FDA one step closer to regulation for ‘gluten free’

    An estimated 3 million Americans have celiac disease, an autoimmune reaction to gluten, the protein found in wheat and other grains. One in 20 adults has a gluten sensitivity. For them, grocery shopping can be tricky because there is no regulation over what can be labeled “gluten free.”

    The Food and Drug Administration is now one step closer to changing that. It opened a 60-day public comment period Wednesday on a proposed rule that would set a low upper-limit to how much gluten can be in foods labeled “gluten free.”

    Annsley Klehr, a Mount Airy woman who just set up shop as a consultant for those with celiac disease, said that definition would make it easier for the newly diagnosed.

    Klehr remembers being overwhelmed when she learned she had celiac disease five years ago.

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    “I stood in the Whole Foods line looking down the aisles, and just tears were streaming,” Klehr said. “I didn’t even know where to begin.”

    Klehr had been suffering from stomach cramps, body sores and migraines for years before her diagnosis. Once she found out gluten was making her sick, she knew to avoid things such as pasta and bread, but she did not know she could not always trust labels.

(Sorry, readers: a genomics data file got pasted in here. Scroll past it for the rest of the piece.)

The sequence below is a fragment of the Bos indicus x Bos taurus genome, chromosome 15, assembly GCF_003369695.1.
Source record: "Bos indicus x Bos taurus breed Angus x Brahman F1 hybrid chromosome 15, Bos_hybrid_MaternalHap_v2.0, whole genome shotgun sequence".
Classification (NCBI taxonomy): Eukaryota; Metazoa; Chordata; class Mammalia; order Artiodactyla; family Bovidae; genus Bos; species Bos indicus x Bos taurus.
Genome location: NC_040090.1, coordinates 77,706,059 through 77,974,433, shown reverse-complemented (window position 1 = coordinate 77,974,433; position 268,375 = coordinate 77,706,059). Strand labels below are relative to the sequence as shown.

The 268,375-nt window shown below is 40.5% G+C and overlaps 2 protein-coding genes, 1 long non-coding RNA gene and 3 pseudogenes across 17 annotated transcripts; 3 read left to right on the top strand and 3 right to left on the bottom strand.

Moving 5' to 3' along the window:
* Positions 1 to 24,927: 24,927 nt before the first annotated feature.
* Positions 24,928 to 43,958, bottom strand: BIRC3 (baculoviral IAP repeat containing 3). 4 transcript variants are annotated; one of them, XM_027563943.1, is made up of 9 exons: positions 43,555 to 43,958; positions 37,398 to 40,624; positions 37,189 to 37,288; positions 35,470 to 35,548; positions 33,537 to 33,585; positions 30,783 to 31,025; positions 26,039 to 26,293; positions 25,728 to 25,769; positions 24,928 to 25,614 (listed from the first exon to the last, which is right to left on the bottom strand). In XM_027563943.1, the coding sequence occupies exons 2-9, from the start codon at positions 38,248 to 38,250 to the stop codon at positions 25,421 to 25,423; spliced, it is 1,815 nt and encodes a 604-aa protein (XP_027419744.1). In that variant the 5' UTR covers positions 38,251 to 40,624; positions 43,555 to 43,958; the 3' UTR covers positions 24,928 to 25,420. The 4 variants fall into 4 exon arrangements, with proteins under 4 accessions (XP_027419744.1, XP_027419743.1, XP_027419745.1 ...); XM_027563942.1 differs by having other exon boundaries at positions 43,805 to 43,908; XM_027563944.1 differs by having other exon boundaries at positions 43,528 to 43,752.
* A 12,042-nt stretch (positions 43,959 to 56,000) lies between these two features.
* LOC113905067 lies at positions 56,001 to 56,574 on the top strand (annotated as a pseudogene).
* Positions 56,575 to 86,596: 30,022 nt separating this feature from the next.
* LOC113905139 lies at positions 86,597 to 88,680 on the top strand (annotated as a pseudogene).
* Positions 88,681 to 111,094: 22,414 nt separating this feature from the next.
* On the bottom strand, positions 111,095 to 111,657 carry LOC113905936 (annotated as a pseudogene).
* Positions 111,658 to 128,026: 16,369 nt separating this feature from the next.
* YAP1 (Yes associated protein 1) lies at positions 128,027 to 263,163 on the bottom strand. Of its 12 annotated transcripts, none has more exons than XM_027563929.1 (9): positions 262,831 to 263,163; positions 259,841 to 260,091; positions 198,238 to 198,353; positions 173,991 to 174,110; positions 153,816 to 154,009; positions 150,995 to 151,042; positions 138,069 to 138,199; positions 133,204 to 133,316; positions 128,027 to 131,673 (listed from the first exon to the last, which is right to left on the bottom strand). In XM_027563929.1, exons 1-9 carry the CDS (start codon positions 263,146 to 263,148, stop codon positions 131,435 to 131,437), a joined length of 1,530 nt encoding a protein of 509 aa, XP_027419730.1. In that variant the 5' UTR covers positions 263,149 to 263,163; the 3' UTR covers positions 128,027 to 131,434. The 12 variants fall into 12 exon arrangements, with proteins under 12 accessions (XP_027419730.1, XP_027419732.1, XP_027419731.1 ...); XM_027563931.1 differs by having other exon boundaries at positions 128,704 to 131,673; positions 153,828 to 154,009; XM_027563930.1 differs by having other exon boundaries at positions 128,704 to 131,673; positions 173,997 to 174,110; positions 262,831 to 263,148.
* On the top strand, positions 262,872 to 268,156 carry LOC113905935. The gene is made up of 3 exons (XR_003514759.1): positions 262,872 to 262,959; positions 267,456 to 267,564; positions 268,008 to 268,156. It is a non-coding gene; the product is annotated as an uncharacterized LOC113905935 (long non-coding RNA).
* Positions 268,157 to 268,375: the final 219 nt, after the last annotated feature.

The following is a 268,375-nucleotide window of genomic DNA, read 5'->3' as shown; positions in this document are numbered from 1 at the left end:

“The company is just labeling gluten free to let you know that there are no gluten products in there,” Klehr said “However, that doesn’t mean that it’s not processed in a plant with gluten and it could be cross-contaminated even though it says gluten free.”

    Klehr got sick from eating flour that was labeled as gluten free but was cross-contaminated.

    Dr. Ritu Verma, a gastroenterologist at the Children’s Hospital of Philadelphia, said with the low upper limit for gluten in the FDA’s proposed rule–20 parts per million–that shouldn’t happen.

    “You cannot have a factory that’s baking regular and gluten-free foods at the same time,” to meet that limit, Verma said.

    The rule will give the agency authority to test food and ensure compliance with the standard.

    A local bakery owner said the threshold would not affect her business because her entire kitchen is gluten free. But some of her suppliers might have to revamp production processes or stop putting “gluten free” on their labels.

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